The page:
Pushkar’s camel fair, which takes place in the fall, is deservedly one of India’s most famous festivals. Derek and I went together in 2003, and Derek again, alone, in 2009. Last weekend, we thought we’d try Pushkar sans fair, and found it a very enjoyable getaway.
To get to Pushkar, we traveled by the Haridwar Ahmedabad Mail, which is scheduled to leave Old Delhi Railway Station at 10:20 PM and arrive in Ajmer at 6:40 AM, though our train ran a bit late. We traveled via 2AC tickets we bought last minute using the tatkal system. We returned to Delhi on the Ajmer Jat Express, which leaves Ajmer at 2:15 PM and arrives at Delhi Cantonment at 9:13 (and New Delhi Railway Station a bit later). If tickets had been available, we would probably have preferred the Shatabdi, which leaves Ajmer at 3:45 PM and arrives at New Delhi Railway Station at 10:40 PM. Those comfortable taking an overnight train back to Delhi could take the Chetak Express, which leaves Ajmer at 10:45 PM and arrives at Delhi’s S Rohilla Station at 5:10 AM.
In Ajmer, we took a quick look at Ajmer’s most famous site before we headed out to Pushkar. A short autorickshaw ride away from the railway station is the famous shrine of Sufi saint Muinuddin Chisti, which is probably the most significant Muslim religious site in India, if not all of South Asia. A place of pilgrimage for centuries, the Ajmer shrine is in some ways a giant version of the Nizamuddin shrine in Delhi, a huge religious site full of living medieval architecture and hundreds of pilgrims. Bags and photography are not allowed–which is a bit annoying–but the energy is incredibly positive and you are likely to hear a bit of Sufi qawwali music. (Before going to the shrine we also went to the Adhai Din ka Jhonpra, a Jain temple-to-mosque conversion dating from the 12th century–but this is optional. In case you decide to go, it is walking distance from the shrine.) From the shrine, we took an autorickshaw direct to Pushkar, which cost 300 rupees. Cheaper, and probably just as fast, would be to go to the bus station and take a proper bus, although that would also require two short autorickshaw rides to/from the bus stations. Returning to Ajmer we took a bus, which was fast, and fun. Early for our train, we had lunch at the local/divey, terrific Medina Hotel across the street from Ajmer’s railway station.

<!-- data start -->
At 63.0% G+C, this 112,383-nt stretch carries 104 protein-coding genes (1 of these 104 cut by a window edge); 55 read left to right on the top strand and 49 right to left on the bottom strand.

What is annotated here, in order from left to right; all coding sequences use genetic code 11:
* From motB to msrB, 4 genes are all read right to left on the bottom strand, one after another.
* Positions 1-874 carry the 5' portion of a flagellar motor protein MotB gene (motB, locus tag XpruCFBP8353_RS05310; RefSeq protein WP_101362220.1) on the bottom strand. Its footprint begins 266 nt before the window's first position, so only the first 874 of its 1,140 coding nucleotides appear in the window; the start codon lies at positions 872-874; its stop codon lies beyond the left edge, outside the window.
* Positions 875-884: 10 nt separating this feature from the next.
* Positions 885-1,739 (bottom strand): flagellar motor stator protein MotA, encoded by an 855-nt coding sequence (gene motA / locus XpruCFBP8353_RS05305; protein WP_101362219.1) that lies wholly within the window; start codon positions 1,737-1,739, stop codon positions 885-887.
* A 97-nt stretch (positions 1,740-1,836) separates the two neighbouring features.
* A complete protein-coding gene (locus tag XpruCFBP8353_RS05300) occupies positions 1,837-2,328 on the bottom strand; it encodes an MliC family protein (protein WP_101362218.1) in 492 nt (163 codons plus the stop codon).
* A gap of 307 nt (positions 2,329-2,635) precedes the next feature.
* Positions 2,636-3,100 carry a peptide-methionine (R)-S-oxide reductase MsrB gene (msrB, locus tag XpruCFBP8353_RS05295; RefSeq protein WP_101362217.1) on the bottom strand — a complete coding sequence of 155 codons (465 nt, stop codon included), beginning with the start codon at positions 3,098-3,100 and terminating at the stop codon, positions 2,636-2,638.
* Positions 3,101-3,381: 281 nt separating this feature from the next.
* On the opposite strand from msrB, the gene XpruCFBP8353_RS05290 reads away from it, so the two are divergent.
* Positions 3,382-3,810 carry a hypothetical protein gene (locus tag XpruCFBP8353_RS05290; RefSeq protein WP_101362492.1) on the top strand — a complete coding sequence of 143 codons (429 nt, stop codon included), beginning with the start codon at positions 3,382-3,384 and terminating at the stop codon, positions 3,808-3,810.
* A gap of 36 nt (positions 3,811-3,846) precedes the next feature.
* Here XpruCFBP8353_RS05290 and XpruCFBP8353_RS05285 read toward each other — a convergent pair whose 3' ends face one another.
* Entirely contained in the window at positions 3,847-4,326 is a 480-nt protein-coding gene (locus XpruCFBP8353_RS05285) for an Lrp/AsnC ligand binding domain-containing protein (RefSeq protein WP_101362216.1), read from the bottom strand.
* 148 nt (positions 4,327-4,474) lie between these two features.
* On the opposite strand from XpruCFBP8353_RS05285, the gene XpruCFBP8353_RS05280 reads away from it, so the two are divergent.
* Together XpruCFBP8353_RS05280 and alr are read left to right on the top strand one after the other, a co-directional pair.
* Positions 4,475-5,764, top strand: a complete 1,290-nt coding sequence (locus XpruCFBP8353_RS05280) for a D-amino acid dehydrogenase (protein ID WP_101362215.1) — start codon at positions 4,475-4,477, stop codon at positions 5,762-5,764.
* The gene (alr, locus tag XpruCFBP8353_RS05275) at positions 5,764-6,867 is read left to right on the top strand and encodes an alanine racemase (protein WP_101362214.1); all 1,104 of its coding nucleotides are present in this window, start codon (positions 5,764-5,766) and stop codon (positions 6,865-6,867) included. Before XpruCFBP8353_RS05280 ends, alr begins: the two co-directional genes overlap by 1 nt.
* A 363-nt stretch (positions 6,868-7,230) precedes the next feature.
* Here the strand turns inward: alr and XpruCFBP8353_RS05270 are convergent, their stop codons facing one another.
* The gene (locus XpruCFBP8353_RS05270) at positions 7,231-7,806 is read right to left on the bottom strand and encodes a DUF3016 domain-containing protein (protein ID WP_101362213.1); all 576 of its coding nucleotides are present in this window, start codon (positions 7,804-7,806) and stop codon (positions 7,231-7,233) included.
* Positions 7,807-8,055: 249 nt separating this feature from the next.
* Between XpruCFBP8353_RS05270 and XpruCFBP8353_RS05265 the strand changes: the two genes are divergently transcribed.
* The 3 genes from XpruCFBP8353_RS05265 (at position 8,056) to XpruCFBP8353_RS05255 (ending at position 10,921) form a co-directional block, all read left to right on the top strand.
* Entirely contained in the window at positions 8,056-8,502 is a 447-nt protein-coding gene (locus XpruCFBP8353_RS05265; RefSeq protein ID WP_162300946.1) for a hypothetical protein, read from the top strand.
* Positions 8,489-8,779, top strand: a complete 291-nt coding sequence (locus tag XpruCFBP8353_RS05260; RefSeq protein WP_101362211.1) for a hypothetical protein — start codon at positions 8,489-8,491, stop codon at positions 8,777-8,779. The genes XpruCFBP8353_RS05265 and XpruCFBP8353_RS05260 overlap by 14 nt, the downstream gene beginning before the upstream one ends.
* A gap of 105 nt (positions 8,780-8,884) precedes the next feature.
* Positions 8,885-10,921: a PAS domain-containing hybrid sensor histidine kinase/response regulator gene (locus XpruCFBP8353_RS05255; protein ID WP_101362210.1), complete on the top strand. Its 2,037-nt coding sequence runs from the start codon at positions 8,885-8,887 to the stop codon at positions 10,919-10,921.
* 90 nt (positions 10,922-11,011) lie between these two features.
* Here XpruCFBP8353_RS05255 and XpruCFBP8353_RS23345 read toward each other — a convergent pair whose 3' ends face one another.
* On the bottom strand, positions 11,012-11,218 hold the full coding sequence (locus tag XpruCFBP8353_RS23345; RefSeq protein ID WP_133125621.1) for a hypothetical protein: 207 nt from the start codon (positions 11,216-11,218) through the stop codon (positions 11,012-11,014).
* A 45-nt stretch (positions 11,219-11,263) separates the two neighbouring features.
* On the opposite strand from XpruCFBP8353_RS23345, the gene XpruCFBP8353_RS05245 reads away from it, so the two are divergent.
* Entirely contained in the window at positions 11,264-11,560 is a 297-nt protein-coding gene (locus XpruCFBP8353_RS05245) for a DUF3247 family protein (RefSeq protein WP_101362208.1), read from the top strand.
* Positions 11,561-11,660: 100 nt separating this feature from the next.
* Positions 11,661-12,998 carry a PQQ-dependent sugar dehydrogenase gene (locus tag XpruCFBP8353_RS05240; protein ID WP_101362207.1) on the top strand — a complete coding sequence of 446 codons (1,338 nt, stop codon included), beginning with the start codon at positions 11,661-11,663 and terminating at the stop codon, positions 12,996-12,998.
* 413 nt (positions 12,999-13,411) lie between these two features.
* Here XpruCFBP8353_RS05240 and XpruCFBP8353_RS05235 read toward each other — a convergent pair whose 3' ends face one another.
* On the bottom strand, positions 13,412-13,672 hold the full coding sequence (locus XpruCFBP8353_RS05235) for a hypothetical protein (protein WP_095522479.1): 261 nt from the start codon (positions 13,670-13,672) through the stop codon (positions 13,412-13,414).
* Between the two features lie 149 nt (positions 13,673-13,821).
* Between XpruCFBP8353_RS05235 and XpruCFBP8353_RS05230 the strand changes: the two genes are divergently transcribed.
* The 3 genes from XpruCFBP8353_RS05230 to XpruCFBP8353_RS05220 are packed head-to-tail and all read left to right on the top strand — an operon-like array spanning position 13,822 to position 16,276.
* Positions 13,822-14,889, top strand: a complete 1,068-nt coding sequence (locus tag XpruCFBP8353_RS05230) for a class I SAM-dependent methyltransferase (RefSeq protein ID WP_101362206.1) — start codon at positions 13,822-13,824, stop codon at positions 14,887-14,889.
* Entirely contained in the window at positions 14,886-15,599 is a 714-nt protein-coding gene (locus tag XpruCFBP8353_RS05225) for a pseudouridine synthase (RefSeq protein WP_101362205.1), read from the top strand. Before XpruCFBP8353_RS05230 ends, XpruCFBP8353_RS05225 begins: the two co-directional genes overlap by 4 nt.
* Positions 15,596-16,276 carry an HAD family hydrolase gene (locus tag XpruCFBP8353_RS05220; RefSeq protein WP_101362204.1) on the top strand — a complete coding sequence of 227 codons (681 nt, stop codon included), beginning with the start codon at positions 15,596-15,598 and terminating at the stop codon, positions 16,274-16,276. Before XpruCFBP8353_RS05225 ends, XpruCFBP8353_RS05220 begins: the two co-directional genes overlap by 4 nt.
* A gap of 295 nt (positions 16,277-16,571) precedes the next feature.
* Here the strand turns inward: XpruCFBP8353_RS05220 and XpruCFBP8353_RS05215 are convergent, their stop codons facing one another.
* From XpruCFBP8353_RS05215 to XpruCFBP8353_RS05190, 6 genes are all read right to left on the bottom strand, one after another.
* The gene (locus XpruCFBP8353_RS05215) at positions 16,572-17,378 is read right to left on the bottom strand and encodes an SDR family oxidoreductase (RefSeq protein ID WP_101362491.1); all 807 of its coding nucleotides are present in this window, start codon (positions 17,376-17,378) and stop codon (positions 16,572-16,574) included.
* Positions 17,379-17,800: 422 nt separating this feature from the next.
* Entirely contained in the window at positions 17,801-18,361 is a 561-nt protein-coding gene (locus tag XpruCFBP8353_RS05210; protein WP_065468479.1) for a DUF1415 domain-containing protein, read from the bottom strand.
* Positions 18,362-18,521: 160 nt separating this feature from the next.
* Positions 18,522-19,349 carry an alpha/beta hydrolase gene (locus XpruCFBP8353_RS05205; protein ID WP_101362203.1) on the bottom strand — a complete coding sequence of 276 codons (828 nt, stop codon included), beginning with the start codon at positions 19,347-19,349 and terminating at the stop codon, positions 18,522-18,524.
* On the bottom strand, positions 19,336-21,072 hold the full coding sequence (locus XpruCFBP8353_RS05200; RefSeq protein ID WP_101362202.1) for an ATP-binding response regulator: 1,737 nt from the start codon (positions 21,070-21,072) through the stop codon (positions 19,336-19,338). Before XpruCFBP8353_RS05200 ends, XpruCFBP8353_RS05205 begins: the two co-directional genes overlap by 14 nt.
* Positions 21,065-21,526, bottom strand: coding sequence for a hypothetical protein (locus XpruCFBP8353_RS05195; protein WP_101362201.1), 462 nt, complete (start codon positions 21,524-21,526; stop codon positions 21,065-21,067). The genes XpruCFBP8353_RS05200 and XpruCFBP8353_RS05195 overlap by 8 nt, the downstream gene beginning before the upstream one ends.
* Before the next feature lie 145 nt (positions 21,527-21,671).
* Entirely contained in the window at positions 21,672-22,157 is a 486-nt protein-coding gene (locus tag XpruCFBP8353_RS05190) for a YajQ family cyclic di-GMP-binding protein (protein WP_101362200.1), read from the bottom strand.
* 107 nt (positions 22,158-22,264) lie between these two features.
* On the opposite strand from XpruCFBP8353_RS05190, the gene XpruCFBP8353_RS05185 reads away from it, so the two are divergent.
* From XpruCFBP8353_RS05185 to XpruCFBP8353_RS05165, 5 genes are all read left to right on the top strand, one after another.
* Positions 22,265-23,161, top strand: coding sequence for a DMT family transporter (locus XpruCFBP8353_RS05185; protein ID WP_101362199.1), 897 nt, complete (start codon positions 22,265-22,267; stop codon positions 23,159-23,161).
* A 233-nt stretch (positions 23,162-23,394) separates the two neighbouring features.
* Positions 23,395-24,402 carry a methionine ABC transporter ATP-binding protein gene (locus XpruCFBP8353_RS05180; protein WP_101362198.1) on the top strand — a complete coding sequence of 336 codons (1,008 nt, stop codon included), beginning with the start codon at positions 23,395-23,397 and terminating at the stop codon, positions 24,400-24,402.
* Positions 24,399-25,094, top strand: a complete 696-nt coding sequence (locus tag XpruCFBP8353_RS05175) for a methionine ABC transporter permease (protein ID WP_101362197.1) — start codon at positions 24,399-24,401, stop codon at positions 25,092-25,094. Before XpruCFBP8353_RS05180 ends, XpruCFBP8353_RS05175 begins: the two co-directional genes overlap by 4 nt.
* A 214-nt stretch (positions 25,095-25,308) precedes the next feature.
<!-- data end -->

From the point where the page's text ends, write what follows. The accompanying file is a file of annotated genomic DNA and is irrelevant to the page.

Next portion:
In Pushkar we stayed at the Paramount Palace, in a lovely room with a small balcony overlooking Pushkar, perhaps slightly overpriced at 1000 rupees. Had we booked in advance, we probably would have stayed at Seventh Heaven, which is the most proper/professional of the budget hotels in Pushkar. The Bharapur Palace was also tempting, with its lakeside location.
What is there to see or do in Pushkar? Almost nothing, which makes for a very relaxing weekend indeed. We walked over to see the fairgrounds just outside of town, which were almost entirely empty (since the fair was not on), and did one circuit of Pushkar’s holy lake, where people were bathing (and some guards/priests enforcing the “no shoe” rule in an annoying manner). Pushkar is a huge destination for both tourists and pilgrims, even when the fair is not on, making for good people watching (everything from very colorful Rajputs in marvelous turbans to Israelis with dreads) and shopping. We had kurtas tailored, with special iPhone-sized pockets. We had cokes and pots of chai on our balcony, overlooking the town. We sat eating terrific falafel wraps and watched folks walk down the main bazaar (the town is entirely veg–not even eggs available for breakfast!). Admittedly, some of the relaxingness of the weekend wore away with the long slog back home (which would have been better, I think, had we been on the Shatabdi), but we will certainly return to Pushkar again, for both the camel fair and for simple relaxation.